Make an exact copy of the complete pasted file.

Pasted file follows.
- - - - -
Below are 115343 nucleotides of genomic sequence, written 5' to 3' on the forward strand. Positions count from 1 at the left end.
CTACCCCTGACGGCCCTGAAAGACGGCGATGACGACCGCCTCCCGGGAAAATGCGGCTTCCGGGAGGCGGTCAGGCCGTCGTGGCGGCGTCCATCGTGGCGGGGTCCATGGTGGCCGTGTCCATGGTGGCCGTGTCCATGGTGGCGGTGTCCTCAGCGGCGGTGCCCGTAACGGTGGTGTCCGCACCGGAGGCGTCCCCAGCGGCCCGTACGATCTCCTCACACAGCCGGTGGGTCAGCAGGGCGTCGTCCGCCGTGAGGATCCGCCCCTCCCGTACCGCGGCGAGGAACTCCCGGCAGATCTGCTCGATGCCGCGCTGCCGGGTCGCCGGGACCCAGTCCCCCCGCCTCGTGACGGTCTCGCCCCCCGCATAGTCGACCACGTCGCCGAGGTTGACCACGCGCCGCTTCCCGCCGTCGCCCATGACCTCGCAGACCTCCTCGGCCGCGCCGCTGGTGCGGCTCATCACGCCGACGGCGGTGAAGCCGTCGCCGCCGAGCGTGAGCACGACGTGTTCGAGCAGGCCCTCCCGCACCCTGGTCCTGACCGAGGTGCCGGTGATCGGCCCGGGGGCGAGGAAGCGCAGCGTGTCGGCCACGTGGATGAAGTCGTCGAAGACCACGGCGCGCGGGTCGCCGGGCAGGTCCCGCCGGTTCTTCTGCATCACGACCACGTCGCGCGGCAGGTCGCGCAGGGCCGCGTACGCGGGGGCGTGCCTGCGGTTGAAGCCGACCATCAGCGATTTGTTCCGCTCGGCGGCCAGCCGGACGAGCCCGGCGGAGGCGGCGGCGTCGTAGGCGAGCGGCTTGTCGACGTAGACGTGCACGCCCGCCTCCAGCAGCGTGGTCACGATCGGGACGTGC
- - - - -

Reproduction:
Below are 115343 nucleotides of genomic sequence, written 5' to 3' on the forward strand. Positions count from 1 at the left end.
CTACCCCTGACGGCCCTGAAAGACGGCGATGACGACCGCCTCCCGGGAAAATGCGGCTTCCGGGAGGCGGTCAGGCCGTCGTGGCGGCGTCCATCGTGGCGGGGTCCATGGTGGCCGTGTCCATGGTGGCCGTGTCCATGGTGGCGGTGTCCTCAGCGGCGGTGCCCGTAACGGTGGTGTCCGCACCGGAGGCGTCCCCAGCGGCCCGTACGATCTCCTCACACAGCCGGTGGGTCAGCAGGGCGTCGTCCGCCGTGAGGATCCGCCCCTCCCGTACCGCGGCGAGGAACTCCCGGCAGATCTGCTCGATGCCGCGCTGCCGGGTCGCCGGGACCCAGTCCCCCCGCCTCGTGACGGTCTCGCCCCCCGCATAGTCGACCACGTCGCCGAGGTTGACCACGCGCCGCTTCCCGCCGTCGCCCATGACCTCGCAGACCTCCTCGGCCGCGCCGCTGGTGCGGCTCATCACGCCGACGGCGGTGAAGCCGTCGCCGCCGAGCGTGAGCACGACGTGTTCGAGCAGGCCCTCCCGCACCCTGGTCCTGACCGAGGTGCCGGTGATCGGCCCGGGGGCGAGGAAGCGCAGCGTGTCGGCCACGTGGATGAAGTCGTCGAAGACCACGGCGCGCGGGTCGCCGGGCAGGTCCCGCCGGTTCTTCTGCATCACGACCACGTCGCGCGGCAGGTCGCGCAGGGCCGCGTACGCGGGGGCGTGCCTGCGGTTGAAGCCGACCATCAGCGATTTGTTCCGCTCGGCGGCCAGCCGGACGAGCCCGGCGGAGGCGGCGGCGTCGTAGGCGAGCGGCTTGTCGACGTAGACGTGCACGCCCGCCTCCAGCAGCGTGGTCACGATCGGGACGTGC